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DREAM's on the Rise Now, and Nothing Can Kill It

Jessica Ritter

Think youth activism in the U.S. is dead? Think again.

Many Americans who are committed to issues of social and economic justice bemoan the current state of activism among young adults. They are often portrayed as apathetic and uninformed young people who would rather spend hours on Facebook than lobby a legislator or attend a political rally.

Discouraging research from the Center for Information and Research on Civic Learning and Engagement (CIRCLE) at Tufts University reinforces this view. According to their data, nearly two-thirds of young people ages 15-25 are "civically and politically disengaged." But the news is not all bad. Youth activists fighting for the DREAM Act (who call themselves "Dreamers") have successfully propelled this little known Act onto the national stage.

The DREAM Act, a bill that has been introduced in some form since 2001, would provide a path to citizenship to undocumented youth who were brought to the United States as minors by their parents, have grown up here and consider the U.S. their home.

It is estimated that there are 2 million undocumented children in the United States, and roughly 65,000 graduate from high school every year. Since they do not have "papers," they cannot obtain a driver's license, get a job or qualify for federal student loans in order to attend college.

But the most fascinating part of this story is that the individuals who have been driving the passage of this bill are undocumented youth fighting for their right to be recognized as fellow American citizens.

Facing risk of deportation, they have courageously come out of the shadows to tell their stories. In the beginning, the Dreamers engaged in the more traditional political tactics such as lobbying legislators, generating hundreds of thousands of calls, emails and faxes in support of the DREAM Act to members of Congress, and getting resolutions passed by local government.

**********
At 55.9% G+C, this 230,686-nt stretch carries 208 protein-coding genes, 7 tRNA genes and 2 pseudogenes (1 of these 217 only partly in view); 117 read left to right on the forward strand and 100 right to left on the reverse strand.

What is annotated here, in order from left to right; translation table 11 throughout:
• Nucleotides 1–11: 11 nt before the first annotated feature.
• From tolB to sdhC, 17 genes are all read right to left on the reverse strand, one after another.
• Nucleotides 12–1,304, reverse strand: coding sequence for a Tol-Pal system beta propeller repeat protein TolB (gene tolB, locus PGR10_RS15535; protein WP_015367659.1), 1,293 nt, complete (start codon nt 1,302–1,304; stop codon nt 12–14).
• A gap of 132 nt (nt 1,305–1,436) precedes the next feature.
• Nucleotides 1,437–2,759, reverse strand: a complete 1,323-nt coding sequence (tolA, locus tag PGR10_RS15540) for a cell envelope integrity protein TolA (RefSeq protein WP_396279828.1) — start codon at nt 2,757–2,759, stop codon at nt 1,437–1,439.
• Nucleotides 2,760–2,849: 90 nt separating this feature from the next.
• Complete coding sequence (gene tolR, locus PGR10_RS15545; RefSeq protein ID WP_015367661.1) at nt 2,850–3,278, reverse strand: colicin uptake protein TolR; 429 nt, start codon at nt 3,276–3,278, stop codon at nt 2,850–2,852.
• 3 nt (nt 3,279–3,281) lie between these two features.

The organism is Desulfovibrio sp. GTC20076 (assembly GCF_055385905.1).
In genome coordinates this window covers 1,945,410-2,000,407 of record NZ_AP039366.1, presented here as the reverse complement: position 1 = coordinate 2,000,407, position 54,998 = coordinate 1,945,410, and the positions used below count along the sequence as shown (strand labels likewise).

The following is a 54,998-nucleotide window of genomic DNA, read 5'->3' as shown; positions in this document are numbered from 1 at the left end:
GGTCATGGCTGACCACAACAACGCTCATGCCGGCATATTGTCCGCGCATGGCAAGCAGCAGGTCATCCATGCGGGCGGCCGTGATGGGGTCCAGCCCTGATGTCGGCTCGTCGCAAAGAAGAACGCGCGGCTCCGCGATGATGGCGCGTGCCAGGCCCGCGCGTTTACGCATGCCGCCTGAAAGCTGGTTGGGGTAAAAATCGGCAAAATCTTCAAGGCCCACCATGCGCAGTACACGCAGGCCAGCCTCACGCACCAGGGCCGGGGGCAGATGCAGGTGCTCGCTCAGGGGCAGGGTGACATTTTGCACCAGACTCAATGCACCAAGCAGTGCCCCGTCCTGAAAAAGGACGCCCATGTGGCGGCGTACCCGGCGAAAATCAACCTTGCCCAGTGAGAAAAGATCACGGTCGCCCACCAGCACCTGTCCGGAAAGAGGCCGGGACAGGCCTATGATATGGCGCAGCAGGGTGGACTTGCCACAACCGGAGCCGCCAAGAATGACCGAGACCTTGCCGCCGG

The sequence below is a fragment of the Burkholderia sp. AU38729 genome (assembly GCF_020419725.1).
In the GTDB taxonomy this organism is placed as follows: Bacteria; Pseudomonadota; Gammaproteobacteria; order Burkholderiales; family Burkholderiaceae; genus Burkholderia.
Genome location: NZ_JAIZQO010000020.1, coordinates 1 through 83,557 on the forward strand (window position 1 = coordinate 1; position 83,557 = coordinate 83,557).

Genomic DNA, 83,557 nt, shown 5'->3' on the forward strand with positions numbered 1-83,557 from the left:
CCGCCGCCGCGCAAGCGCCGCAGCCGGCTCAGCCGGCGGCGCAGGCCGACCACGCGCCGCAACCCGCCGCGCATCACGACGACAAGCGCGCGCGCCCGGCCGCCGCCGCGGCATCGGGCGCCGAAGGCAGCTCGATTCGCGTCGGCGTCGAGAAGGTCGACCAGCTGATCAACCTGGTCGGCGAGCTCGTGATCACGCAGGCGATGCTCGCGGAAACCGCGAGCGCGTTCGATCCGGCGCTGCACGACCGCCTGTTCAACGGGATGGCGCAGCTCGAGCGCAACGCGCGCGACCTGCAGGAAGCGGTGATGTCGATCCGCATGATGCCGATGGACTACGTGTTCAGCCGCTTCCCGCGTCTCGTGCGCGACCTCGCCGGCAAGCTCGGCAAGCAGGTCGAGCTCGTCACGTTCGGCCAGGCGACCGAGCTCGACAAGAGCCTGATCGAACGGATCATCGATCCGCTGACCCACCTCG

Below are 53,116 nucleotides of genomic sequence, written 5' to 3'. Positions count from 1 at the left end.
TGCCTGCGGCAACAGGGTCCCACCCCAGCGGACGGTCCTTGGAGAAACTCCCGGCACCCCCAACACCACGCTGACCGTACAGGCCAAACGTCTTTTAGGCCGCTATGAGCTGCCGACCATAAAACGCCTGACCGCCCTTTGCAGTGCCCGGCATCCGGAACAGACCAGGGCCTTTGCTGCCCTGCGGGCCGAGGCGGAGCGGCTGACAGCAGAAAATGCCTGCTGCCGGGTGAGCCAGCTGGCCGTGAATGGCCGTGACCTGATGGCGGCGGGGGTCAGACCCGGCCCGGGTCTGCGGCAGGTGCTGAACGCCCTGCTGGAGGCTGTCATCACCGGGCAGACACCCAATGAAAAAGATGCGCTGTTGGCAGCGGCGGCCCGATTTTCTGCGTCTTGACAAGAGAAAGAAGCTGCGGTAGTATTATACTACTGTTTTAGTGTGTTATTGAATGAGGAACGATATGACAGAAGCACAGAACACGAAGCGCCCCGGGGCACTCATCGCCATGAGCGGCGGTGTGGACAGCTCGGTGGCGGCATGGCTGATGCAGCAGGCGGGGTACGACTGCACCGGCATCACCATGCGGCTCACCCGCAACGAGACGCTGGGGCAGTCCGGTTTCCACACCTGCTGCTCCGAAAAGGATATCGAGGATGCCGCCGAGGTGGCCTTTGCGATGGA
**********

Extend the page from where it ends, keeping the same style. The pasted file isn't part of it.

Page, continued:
However, over time, they began borrowing from the civil rights movement and engaging in a variety of actions to bring attention to their cause, such as:

Organizing political rallies and marches, including those held in the nation's capitol where they wear their caps and gowns and a mock graduation ceremony is performed.

Engaging in peaceful sit-ins at various federal legislators' offices, which have resulted in the arrest of a number of these youth activists.

Founding grassroots organizations such as United We Dream.

Collaborating with filmmakers Anne Galisky and Rebecca Shine to make the documentary film "Papers," which has been screened all over the country.

Using the Internet and social media (Facebook and Twitter) as organizing tools to build their youth movement (e.g.,

Walking across the country to raise awareness, as four students from Miami Dade College did. (They walked from Miami to Washington, D.C., and called their campaign, "The Trail of Dreams" (

Participating in hunger strikes, such as a November 2010 hunger strike by students at the University of Texas San Antonio who belong to a student organization called Dream Act Now.

Organizing Education Not Deportation (END) campaigns that focus on preventing the deportation of the young people that the DREAM Act is designed to assist.

Sadly, due to a lack of moral courage among Senate Republicans, last weekend the DREAM Act was defeated once again. It fell just a few votes short of being brought to the Senate floor for debate. Nevertheless, what the Dreamers have achieved in a short time is nothing short of amazing.

In 2010, the House of Representatives passed the DREAM Act for the first time. The plight of undocumented youth is now burned into our national consciousness.

They have successfully built a youth movement in a country short on political movements. They have gained the support and admiration of millions of Americans, including major newspaper editorial boards across the county, lawmakers and other prominent citizens.

The DREAM activists have learned to use their voices, and they are empowered. They are politically savvy and have honed their skills in advocacy and organizing. All of this will serve them very well when they become this country's leaders of tomorrow.

This is the world we live in. This is the world we cover.

Because of people like you, another world is possible. There are many battles to be won, but we will battle them together—all of us. Common Dreams is not your normal news site. We don't survive on clicks. We don't want advertising dollars. We want the world to be a better place. But we can't do it alone. It doesn't work that way. We need you. If you can help today—because every gift of every size matters—please do. Without Your Support We Simply Don't Exist.

Jessica Ritter, Ph.D., is an assistant professor at Pacific University in Forest Grove. She is working on a soon-to-be-published book on political participation. Reach her at

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